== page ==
Implementation of technology in glocalising EMI in multilingual university settings: A case study of economics
Fiona Tang, Shelley Huo (Beijing Normal University-Hong Kong Baptist University United International College)
Economics is a major course directed toward the undergraduate students enrolled in the Financial Mathematics program at an English-medium instruction (EMI) university in Mainland China. It is an example of cross-disciplinary instructional initiatives that integrate finance, economics, mathematical theory, statistics, and computer science through the medium of English to cultivate global financial professionals for the future. This course attempts to deliver the fundamental principles of economic theories at both micro and macro levels, as well as to develop students’ critical thinking skills in analyzing current global economic affairs. Theoretically guided by the ROAD-MAPPING framework (Dafouz & Smit, 2016, 2020), this study aims to examine the use of digital technologies in the design and implementation of the course in the EMI at multilingual university settings. Through semi-structured interviews with instructors, a focus-group discussion with students, class observation, and an online questionnaire, the study will discuss how technology supports Chinese-speaking instructors and students to appropriately address language-related issues in teaching and learning practices such as lecture comprehension and acquisition of discipline-specific vocabulary. Pedagogical suggestions will be further provided, including how tertiary practitioners and policymakers can exploit digital tools to “glocalise” English-medium education in a multilingual environment.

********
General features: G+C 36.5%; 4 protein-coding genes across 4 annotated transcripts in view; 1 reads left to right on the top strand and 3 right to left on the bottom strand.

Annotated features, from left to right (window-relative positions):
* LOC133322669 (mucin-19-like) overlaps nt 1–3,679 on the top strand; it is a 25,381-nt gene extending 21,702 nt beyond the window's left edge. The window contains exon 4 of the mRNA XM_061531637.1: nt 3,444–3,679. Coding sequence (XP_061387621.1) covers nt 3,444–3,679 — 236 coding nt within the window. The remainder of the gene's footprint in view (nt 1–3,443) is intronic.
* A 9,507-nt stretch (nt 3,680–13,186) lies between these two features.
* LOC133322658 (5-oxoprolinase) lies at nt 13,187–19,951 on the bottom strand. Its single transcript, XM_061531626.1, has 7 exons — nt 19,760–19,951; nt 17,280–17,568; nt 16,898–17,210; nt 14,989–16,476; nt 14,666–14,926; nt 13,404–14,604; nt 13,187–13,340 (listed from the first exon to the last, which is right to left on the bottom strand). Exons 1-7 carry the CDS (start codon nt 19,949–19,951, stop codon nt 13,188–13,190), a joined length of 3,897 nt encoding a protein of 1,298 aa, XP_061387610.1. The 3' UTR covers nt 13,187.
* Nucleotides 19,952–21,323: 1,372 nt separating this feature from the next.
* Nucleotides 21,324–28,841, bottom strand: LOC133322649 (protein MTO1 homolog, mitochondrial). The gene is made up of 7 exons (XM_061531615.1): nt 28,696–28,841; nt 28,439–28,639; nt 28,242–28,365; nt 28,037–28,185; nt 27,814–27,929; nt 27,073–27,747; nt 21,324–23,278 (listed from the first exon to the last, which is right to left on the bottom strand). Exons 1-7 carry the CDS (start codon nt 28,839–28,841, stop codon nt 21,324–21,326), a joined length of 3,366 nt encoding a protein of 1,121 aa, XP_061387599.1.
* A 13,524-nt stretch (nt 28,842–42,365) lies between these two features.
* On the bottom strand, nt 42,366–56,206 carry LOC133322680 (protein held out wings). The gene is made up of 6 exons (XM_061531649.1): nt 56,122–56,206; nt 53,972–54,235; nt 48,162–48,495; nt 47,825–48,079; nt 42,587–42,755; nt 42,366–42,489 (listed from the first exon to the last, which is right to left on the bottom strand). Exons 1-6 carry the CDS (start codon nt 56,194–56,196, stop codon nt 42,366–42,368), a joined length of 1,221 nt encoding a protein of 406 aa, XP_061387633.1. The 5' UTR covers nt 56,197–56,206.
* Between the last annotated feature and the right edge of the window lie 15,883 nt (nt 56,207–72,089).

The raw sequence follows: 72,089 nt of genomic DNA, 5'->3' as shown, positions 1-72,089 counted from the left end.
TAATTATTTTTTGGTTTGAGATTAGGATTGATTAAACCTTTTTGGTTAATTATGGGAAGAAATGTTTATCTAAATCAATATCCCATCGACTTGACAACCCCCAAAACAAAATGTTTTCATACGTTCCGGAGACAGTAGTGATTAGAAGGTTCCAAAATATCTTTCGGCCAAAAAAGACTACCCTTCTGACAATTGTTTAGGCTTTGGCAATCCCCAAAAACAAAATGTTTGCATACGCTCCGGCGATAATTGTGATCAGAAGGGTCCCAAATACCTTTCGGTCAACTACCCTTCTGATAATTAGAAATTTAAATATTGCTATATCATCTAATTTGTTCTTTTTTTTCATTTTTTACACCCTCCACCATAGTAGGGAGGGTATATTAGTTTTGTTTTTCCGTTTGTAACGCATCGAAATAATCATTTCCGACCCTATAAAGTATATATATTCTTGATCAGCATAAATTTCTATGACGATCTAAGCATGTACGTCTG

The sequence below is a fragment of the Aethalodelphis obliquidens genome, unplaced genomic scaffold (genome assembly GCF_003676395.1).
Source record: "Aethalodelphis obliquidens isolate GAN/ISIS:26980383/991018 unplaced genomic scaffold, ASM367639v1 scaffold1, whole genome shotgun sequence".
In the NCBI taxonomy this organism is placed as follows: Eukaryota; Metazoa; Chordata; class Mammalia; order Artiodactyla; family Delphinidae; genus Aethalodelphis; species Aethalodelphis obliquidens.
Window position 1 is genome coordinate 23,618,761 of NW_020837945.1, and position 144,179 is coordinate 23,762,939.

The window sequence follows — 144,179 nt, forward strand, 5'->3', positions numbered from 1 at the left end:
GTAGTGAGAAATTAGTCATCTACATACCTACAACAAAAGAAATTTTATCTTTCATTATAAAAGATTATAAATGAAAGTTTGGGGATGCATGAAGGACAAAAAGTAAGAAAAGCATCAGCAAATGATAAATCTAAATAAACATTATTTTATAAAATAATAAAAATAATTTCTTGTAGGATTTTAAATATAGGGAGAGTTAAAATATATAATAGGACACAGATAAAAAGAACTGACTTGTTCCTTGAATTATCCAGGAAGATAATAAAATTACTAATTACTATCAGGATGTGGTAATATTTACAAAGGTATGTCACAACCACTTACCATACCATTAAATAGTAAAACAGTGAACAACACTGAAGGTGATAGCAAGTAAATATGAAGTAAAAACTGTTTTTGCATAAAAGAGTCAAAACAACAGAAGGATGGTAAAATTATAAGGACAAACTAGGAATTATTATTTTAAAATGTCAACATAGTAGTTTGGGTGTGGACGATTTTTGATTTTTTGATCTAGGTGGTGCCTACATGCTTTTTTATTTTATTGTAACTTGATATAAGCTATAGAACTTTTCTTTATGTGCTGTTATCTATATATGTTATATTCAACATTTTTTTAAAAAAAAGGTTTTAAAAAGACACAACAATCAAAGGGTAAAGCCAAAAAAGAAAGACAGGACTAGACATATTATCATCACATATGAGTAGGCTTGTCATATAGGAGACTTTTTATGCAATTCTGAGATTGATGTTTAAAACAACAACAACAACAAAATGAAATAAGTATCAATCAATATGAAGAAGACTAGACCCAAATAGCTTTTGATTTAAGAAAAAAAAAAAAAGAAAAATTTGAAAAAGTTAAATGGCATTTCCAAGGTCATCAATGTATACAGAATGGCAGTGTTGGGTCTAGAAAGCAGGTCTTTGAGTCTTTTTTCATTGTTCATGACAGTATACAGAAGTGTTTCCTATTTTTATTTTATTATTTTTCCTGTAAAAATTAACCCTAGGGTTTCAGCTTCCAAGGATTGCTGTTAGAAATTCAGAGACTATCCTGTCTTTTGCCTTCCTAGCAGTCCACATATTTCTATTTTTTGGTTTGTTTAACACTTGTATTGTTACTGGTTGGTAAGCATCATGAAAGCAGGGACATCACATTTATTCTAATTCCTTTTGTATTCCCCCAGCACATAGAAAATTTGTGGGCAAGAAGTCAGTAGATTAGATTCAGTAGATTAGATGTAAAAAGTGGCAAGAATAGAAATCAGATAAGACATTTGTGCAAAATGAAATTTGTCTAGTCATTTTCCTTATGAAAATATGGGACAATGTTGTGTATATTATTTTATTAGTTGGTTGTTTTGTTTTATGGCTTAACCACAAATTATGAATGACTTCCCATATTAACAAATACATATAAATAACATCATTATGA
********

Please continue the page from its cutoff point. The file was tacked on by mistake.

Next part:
Using and evaluating interactive videos in and outside of English learning classrooms: Theory and course design
Shanshan He (University of Western Ontario)
This poster presentation focuses on the appraisal of using interactive videos in English learning and teaching. Interactive videos are videos containing different interactive elements (e.g., pop-up quiz questions, additional pictures, and supplemental texts) to enhance learners’ understanding of the new content. This presentation will first provide a short demonstration of an interactive video created in the HTML5 Package (H5P). This video is designed to develop English learners’ listening ability and expand their vocabulary knowledge. Then, I will explain the Cognitive theory of multimedia learning and the interactionist theory underlying the design of interactive videos. Next, I will discuss how interactive videos can be evaluated using Hubbard’s (2019) framework that consists of learner fit, teacher fit, and appropriateness judgments. The last part of the poster will outline some principles of designing interactive videos and explain how to integrate them into language course design aiming to teach English both in and outside of classrooms.